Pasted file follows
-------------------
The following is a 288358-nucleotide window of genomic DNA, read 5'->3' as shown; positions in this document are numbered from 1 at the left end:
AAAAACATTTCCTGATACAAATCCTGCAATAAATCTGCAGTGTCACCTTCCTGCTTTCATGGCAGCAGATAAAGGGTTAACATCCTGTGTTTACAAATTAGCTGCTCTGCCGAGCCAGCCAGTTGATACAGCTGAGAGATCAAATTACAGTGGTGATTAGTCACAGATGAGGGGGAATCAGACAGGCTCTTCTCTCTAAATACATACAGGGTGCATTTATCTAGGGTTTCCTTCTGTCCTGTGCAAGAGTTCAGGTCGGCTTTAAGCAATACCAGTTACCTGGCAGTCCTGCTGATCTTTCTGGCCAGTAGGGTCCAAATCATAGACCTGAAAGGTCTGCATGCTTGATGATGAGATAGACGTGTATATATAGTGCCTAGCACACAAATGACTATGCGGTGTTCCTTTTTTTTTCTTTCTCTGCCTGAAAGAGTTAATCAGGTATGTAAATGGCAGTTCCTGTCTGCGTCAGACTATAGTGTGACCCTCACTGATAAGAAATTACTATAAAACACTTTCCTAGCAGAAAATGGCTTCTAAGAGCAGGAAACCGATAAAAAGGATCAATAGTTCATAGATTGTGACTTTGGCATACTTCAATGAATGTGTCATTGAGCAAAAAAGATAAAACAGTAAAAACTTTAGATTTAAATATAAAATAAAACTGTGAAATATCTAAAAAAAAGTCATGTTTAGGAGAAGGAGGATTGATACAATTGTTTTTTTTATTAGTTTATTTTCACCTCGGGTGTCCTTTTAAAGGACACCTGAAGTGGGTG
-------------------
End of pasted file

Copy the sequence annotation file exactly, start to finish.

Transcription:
The following is a 288358-nucleotide window of genomic DNA, read 5'->3' as shown; positions in this document are numbered from 1 at the left end:
AAAAACATTTCCTGATACAAATCCTGCAATAAATCTGCAGTGTCACCTTCCTGCTTTCATGGCAGCAGATAAAGGGTTAACATCCTGTGTTTACAAATTAGCTGCTCTGCCGAGCCAGCCAGTTGATACAGCTGAGAGATCAAATTACAGTGGTGATTAGTCACAGATGAGGGGGAATCAGACAGGCTCTTCTCTCTAAATACATACAGGGTGCATTTATCTAGGGTTTCCTTCTGTCCTGTGCAAGAGTTCAGGTCGGCTTTAAGCAATACCAGTTACCTGGCAGTCCTGCTGATCTTTCTGGCCAGTAGGGTCCAAATCATAGACCTGAAAGGTCTGCATGCTTGATGATGAGATAGACGTGTATATATAGTGCCTAGCACACAAATGACTATGCGGTGTTCCTTTTTTTTTCTTTCTCTGCCTGAAAGAGTTAATCAGGTATGTAAATGGCAGTTCCTGTCTGCGTCAGACTATAGTGTGACCCTCACTGATAAGAAATTACTATAAAACACTTTCCTAGCAGAAAATGGCTTCTAAGAGCAGGAAACCGATAAAAAGGATCAATAGTTCATAGATTGTGACTTTGGCATACTTCAATGAATGTGTCATTGAGCAAAAAAGATAAAACAGTAAAAACTTTAGATTTAAATATAAAATAAAACTGTGAAATATCTAAAAAAAAGTCATGTTTAGGAGAAGGAGGATTGATACAATTGTTTTTTTTATTAGTTTATTTTCACCTCGGGTGTCCTTTTAAAGGACACCTGAAGTGGGTG